The staycations and trip cancellations from the past two years are giving way to a big travel year, and European countries are top of mind for many. Much has changed within the travel space since the COVID-19 pandemic, and among the questions tourists have now is: How much should I tip?
This uncertainty is nothing new, actually. Most travelers are aware that tipping practices differ between the U.S. and Europe. Rick Steves, author, TV host, and expert on European travel, recently told Travel + Leisure, “People overthink tipping in Europe.” Steves’ website also begins with similar advice: “Don’t stress over tipping.”
Still, some guidelines can be helpful. Customs change, and there’s even some thought that pandemic-related restaurant and hotel shutdowns have created a need for larger gratuities. On that topic, Steves said, “There’s really no rationale for bigger tipping because of COVID, in my experience.”
We also contacted several Europe-based travel professionals for their insight. According to Simone Amorico, co-owner and CEO of Access Italy, “At restaurants in Italy, an average of 10% to 15% is appreciated. When it comes to drivers and tour guides, it all depends on the experience. Average is 10%, but many leave more, especially post-pandemic.” He added, “At hotels, guests may tip the concierge or guest relations, depending on the services requested, as well as housekeeping, but the figure varies.”
Richard Nahem, longtime Paris resident and owner of Eye Prefer Paris Tours, said, “The tip is usually included in the bill, and it’s sometimes called the service charge. It’s perfectly acceptable not to leave a tip, but it’s customary to leave 3% to 5% as a courtesy. Most restaurants and cafes are not equipped to add a tip to your credit card bill, so it’s best to have some coins with you. Hand the cash tip to the server, rather than leaving it on the table.” Nahem added, “It’s also customary to tip the concierge at hotels, and for taxis, a euro or two is fine.”
Travelers to Europe often take group tours and want to reward an especially entertaining or accommodating guide. For a two-hour walking tour, for example, a tip of two to five euros per person is appropriate, according to Rick Steves. For a smaller group, the tip should be more, and for a private guide, 10 to 20 euros for the group is fine in most cases, unless extra service is provided. At bars in Europe, tips are not customary, but leaving change or a few euros is always appreciated, if not expected. For takeaway food or drinks, counter dining, or stand-up service, tips are also not customary.
Clearly, even the advice from experts varies when it comes to tipping customs, and in many cases, it comes down to personal judgment. However, all would agree that no matter how many euros a traveler leaves, it’s most important to treat servers and hospitality workers with courtesy.
Here are a few guidelines on tipping in Europe.
The service charge (servizio) is usually included and noted on the check. If there’s no service charge, a 10% to 15% tip is fine. A cover charge (coperto) may be indicated, but that is generally not for the waitstaff. At hotels, tip around two euros per bag, and for housekeeping, one euro per night is appropriate. For taxis, no tip is necessary, but leaving the change for the driver is customary. Tips for tour guides vary, but consider 10% an average.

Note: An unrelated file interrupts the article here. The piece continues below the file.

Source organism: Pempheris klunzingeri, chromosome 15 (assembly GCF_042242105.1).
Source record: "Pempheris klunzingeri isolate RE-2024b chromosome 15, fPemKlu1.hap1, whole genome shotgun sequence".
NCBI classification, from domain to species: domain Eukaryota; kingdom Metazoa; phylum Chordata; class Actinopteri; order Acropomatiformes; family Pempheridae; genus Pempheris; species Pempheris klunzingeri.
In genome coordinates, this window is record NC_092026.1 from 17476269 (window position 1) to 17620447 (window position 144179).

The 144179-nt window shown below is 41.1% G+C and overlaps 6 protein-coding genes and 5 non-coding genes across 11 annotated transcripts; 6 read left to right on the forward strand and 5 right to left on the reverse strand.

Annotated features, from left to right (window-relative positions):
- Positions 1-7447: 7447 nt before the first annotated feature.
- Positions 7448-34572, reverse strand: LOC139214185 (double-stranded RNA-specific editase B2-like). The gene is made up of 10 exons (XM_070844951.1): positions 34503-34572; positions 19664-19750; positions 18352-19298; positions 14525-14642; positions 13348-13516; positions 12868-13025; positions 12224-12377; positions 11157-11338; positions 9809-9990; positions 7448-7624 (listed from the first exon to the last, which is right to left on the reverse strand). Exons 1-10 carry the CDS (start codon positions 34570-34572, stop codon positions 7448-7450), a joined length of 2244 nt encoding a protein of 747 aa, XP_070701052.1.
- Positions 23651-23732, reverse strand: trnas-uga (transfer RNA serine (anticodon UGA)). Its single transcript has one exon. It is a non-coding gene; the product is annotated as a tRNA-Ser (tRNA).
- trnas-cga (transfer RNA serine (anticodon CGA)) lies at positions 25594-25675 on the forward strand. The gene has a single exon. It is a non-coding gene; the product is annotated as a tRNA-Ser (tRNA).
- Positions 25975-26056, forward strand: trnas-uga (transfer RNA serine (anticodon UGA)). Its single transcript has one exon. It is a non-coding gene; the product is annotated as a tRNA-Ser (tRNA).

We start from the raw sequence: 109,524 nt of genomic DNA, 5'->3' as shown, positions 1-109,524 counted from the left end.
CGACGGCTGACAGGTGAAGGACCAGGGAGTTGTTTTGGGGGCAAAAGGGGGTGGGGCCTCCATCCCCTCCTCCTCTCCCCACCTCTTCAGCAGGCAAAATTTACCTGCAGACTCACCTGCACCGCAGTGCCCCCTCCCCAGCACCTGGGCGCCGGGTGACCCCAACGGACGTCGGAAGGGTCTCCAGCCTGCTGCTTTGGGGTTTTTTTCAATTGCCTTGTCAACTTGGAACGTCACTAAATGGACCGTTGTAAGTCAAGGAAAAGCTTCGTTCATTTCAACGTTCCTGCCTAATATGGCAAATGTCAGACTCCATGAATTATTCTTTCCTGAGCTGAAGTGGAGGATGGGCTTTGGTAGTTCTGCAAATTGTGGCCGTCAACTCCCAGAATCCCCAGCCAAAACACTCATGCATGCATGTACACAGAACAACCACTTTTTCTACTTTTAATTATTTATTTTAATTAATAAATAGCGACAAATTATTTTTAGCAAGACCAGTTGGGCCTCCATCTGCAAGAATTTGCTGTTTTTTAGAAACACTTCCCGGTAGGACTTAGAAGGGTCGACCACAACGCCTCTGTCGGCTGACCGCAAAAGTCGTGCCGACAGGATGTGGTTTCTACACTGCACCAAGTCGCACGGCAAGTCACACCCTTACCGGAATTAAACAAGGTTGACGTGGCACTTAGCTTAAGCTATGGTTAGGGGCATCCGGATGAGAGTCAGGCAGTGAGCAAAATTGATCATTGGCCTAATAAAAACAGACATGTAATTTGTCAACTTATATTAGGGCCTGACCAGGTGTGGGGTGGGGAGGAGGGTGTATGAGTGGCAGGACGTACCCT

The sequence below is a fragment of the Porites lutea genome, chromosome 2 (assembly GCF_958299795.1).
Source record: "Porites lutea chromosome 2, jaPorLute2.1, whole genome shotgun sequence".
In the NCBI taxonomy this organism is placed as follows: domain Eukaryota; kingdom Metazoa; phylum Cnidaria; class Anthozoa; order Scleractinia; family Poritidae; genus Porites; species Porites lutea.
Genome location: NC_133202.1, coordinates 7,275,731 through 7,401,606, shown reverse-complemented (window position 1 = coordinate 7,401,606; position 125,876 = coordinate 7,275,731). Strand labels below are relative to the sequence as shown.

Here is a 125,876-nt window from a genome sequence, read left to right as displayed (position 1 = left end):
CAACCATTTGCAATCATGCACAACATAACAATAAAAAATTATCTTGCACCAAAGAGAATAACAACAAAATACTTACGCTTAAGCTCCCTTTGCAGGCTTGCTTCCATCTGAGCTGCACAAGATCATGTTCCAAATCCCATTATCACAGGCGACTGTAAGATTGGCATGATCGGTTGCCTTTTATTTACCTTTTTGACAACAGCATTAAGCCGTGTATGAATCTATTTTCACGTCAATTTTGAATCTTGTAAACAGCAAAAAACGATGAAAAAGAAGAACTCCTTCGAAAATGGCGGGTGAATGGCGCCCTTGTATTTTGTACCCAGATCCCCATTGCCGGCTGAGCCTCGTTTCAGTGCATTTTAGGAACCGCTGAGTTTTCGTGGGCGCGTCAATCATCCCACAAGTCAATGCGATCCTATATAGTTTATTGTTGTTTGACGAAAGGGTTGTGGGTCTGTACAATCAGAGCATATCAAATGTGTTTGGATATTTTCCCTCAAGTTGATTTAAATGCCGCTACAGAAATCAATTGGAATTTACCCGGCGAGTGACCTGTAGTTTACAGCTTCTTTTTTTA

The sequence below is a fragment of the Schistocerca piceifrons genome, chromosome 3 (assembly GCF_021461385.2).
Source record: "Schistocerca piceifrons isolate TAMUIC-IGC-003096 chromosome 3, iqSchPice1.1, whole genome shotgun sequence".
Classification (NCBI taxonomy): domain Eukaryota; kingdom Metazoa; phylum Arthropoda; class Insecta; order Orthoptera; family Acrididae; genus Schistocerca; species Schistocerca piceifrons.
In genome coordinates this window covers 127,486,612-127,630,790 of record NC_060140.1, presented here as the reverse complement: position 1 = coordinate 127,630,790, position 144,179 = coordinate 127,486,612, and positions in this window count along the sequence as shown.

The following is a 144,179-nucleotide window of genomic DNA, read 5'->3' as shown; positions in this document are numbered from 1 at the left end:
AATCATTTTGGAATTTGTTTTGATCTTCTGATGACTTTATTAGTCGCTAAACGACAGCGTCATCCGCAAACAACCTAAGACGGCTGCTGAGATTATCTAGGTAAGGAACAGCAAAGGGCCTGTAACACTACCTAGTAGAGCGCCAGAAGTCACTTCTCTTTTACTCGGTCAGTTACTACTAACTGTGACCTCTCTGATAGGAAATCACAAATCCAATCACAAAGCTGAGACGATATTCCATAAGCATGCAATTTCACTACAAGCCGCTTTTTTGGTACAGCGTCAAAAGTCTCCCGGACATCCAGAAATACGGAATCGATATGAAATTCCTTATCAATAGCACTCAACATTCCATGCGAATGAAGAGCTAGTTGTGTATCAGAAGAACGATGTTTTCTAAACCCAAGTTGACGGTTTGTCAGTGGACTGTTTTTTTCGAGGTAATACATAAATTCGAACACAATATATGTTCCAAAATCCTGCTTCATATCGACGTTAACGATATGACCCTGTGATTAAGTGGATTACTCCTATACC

In restaurants, a service charge is often included, but if not, 5% to 10% is normal. At hotels, tip one to two euros per bag for porters, and the same per day for housekeeping. Taxi drivers expect about 10%, and about the same for tour guides, but you may wish to add more if your guide provides special service.
Service is generally included on restaurant checks, but if not, 10% to 15% is considered generous. No tip is necessary for taxis, but rounding up or leaving the change is fine. One euro per bag is customary for porters at hotels, and one euro per day for housekeeping is appreciated, but not required. Tour guide tips vary, depending on the type of tour. Start at 10%, but offer more for a private tour.
As in most other countries, add 10% to 15% if a service charge is not indicated on the restaurant check. For taxis, leave the change or round up if paying cash. In hotels, leave about two euros per night for housekeeping, and tip porters approximately one euro per bag. Tour guide gratuities should be about 10% as a starting point.
A service charge is typically included in the check, but it’s customary to add about 10%, depending on the service. For taxis, rounding up to a few Swiss francs is fine. At hotels, a few francs for porters, doormen, and housekeeping is normal for services provided. Gratuities for tour guides will vary depending on the type of tour, with 10% as a general base.
Iceland and Scandinavian Countries
Tipping in these countries is different from most of the other European destinations in that gratuities are not expected. Most restaurants include service in the bill; at most, round up or leave change if paying in cash. Hotel employees don’t expect tips for services, but you may still provide a small amount for extra help. Taxi drivers don’t expect tips, either, nor do tour guides. However, for a guide that offers something special, or for a private or full-day tour, you may want to give 10% or so.